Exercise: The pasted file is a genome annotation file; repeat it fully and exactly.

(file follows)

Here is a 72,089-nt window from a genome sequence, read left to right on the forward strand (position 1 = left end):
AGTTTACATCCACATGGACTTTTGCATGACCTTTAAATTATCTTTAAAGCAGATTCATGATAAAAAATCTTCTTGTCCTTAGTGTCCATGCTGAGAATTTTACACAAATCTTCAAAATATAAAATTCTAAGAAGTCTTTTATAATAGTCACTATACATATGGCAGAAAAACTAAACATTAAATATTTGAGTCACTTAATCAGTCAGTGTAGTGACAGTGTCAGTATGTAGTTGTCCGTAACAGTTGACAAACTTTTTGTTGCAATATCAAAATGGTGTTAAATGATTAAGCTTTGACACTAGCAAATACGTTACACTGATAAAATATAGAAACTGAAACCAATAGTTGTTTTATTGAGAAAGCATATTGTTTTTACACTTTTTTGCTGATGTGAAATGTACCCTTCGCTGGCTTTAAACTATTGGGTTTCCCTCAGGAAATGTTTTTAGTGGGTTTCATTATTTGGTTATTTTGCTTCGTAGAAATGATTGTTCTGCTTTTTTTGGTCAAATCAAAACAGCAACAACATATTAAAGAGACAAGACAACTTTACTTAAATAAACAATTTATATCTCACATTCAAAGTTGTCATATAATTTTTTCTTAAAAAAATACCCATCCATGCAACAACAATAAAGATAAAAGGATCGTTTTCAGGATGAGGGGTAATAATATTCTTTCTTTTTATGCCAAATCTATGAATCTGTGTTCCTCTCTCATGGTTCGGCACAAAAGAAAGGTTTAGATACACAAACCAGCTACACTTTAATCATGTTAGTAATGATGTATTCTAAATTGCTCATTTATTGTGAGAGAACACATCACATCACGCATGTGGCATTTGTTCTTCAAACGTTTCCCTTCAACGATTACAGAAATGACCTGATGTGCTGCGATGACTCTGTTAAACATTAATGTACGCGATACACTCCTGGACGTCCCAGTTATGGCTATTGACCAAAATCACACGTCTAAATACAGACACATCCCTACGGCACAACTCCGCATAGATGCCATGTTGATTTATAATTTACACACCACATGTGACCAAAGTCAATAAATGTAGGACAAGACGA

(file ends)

Here is a 72,089-nt window from a genome sequence, read left to right on the forward strand (position 1 = left end):
AGTTTACATCCACATGGACTTTTGCATGACCTTTAAATTATCTTTAAAGCAGATTCATGATAAAAAATCTTCTTGTCCTTAGTGTCCATGCTGAGAATTTTACACAAATCTTCAAAATATAAAATTCTAAGAAGTCTTTTATAATAGTCACTATACATATGGCAGAAAAACTAAACATTAAATATTTGAGTCACTTAATCAGTCAGTGTAGTGACAGTGTCAGTATGTAGTTGTCCGTAACAGTTGACAAACTTTTTGTTGCAATATCAAAATGGTGTTAAATGATTAAGCTTTGACACTAGCAAATACGTTACACTGATAAAATATAGAAACTGAAACCAATAGTTGTTTTATTGAGAAAGCATATTGTTTTTACACTTTTTTGCTGATGTGAAATGTACCCTTCGCTGGCTTTAAACTATTGGGTTTCCCTCAGGAAATGTTTTTAGTGGGTTTCATTATTTGGTTATTTTGCTTCGTAGAAATGATTGTTCTGCTTTTTTTGGTCAAATCAAAACAGCAACAACATATTAAAGAGACAAGACAACTTTACTTAAATAAACAATTTATATCTCACATTCAAAGTTGTCATATAATTTTTTCTTAAAAAAATACCCATCCATGCAACAACAATAAAGATAAAAGGATCGTTTTCAGGATGAGGGGTAATAATATTCTTTCTTTTTATGCCAAATCTATGAATCTGTGTTCCTCTCTCATGGTTCGGCACAAAAGAAAGGTTTAGATACACAAACCAGCTACACTTTAATCATGTTAGTAATGATGTATTCTAAATTGCTCATTTATTGTGAGAGAACACATCACATCACGCATGTGGCATTTGTTCTTCAAACGTTTCCCTTCAACGATTACAGAAATGACCTGATGTGCTGCGATGACTCTGTTAAACATTAATGTACGCGATACACTCCTGGACGTCCCAGTTATGGCTATTGACCAAAATCACACGTCTAAATACAGACACATCCCTACGGCACAACTCCGCATAGATGCCATGTTGATTTATAATTTACACACCACATGTGACCAAAGTCAATAAATGTAGGACAAGACGA